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Prepared JDBC statements in Servlets?  RSS feed

 
Carty Ellis
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What is a "good" way to develop prepared statements in Servlets? My specific concern is the date in a JDBC statement. I need the servlet to work with Oracle, SQL Server and Sybase - hence the JDBC, but the date specifically needs to be "prepared".
 
Jeroen Wenting
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Best way would be to put the exact formatting strings to be used into a ResourceBundle per database server and read them from there.
I'd go further and pull the actual SQL queries into an external file as well (I used XML for my mini-framework, which also contained data on things like datatypes of parameters etc.).
You can then either ship just the files for the platform your client is using or ship them all and determine at runtime which files to load based on the configured datastore.
 
Zkr Ryz
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Originally posted by Carty Ellis:
What is a "good" way to develop prepared statements in Servlets? My specific concern is the date in a JDBC statement. I need the servlet to work with Oracle, SQL Server and Sybase - hence the JDBC, but the date specifically needs to be "prepared".

I think you shouldn't , I suggest you to use a separate class to access the database and let the servlet deal with the request/response part. Anyway you'll do this for your self when your servlet start to grow considerabily and become harder to matain.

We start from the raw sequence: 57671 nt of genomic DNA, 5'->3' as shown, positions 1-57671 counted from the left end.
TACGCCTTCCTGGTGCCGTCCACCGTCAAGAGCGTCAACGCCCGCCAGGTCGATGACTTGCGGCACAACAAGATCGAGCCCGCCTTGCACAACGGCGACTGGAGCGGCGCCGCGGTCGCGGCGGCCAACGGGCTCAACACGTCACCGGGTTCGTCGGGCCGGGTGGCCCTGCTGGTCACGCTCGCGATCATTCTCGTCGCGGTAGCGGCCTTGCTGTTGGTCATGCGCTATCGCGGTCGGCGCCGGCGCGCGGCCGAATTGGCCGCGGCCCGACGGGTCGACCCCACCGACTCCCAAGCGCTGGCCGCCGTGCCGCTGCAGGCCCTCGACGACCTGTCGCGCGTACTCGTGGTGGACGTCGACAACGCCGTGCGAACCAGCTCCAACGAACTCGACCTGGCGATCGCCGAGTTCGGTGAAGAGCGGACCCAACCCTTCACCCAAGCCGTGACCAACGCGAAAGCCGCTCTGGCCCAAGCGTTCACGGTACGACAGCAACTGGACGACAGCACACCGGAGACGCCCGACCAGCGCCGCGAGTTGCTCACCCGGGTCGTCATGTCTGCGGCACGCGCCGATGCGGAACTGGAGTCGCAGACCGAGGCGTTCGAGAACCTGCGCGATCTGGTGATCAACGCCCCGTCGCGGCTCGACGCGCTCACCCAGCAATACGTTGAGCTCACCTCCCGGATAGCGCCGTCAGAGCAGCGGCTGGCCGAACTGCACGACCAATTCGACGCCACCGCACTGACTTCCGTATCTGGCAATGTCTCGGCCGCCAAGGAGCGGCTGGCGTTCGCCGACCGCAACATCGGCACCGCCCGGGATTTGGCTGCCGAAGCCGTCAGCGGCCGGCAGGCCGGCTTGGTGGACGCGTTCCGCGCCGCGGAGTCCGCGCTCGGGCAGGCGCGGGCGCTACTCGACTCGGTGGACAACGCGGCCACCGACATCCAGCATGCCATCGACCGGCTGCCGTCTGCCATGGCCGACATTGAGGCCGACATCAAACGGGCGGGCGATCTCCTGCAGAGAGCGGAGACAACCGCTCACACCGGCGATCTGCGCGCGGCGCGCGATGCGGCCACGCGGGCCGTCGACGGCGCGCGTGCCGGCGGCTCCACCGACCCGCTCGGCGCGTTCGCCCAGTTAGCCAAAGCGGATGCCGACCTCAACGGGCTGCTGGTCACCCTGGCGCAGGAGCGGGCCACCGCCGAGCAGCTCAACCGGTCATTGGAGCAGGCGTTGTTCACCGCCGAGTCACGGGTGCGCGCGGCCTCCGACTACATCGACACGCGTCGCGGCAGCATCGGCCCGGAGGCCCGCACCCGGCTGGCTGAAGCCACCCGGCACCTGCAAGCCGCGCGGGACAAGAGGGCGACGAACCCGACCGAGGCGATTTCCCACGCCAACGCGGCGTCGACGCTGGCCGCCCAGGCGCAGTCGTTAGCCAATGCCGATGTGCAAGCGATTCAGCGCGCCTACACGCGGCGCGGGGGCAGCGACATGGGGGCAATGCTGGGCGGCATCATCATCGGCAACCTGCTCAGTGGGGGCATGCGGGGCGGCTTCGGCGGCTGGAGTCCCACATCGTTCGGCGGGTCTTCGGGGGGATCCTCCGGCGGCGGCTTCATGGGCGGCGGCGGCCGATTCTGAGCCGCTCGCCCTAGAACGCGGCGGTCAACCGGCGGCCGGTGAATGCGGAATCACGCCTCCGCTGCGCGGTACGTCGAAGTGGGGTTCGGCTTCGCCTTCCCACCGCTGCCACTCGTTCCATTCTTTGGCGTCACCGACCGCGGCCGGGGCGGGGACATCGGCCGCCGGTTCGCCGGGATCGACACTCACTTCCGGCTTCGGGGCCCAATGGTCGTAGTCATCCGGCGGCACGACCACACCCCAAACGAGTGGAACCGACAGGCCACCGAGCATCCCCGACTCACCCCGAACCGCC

About the prepared statement I have use the PreparedStatement.setTimestamp() method with the three databases having succesful results ( didn't I ? ).
 
Bryan Mac
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Hi,
Probably what you want is a combination of the Factory, Singleton and Layered initialization patterns. You would have a DataQuery object request some implementation (DataQueryImplFactory) of a DataQueryFactory Interface to create a specific implementation (JDBCQuery, OracleQuery, DB2Query, etc..) of a DataQueryImpl Interface. Any of several mechanisms would make the factory type aware of the proper DataQueryImpl to create including <datasource> , <res-ref> etc.. entries in the web.xml document, some application specific properties etc.. The DataQueryFactory would do enough initial work to allow it to create the proper DataQueryImpl object, the DataQueryImpl object would then do enough initialzation work to pass back to the DataqueryFactoryImpl any additional info needed to complete initialization. Actually I would probably have the DataQuery sent to a singleton implementation of a DomainSpecificDBManager interface that would deal with platform specific implementations of DataQueryImpl interfaces as well as connections etc...
 
Ernest Friedman-Hill
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Bryan,
Welcome to JavaRanch!
We don't have too many rules around here, but we do have our naming policy which requires that your display name consist of a first and last name. Please go here and update yours, pronto! Thanks, pardner.
[ April 13, 2004: Message edited by: Ernest Friedman-Hill ]
 
Carty Ellis
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In lots of further digging, I finally came upon JDBC escape sequences. That is the answer. I want code that is truly data base INSENSITIVE - very importnat to my application. Thanks for the replies.
 
Nicholas Cheung
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In order to cater for JDBC with different DBs, you may adopt the DAO pattern, so that each DAO class only handles 1 vendor of DB.
It makes your codes cleaner, and it is more easy for other to trace it.
Nick
 
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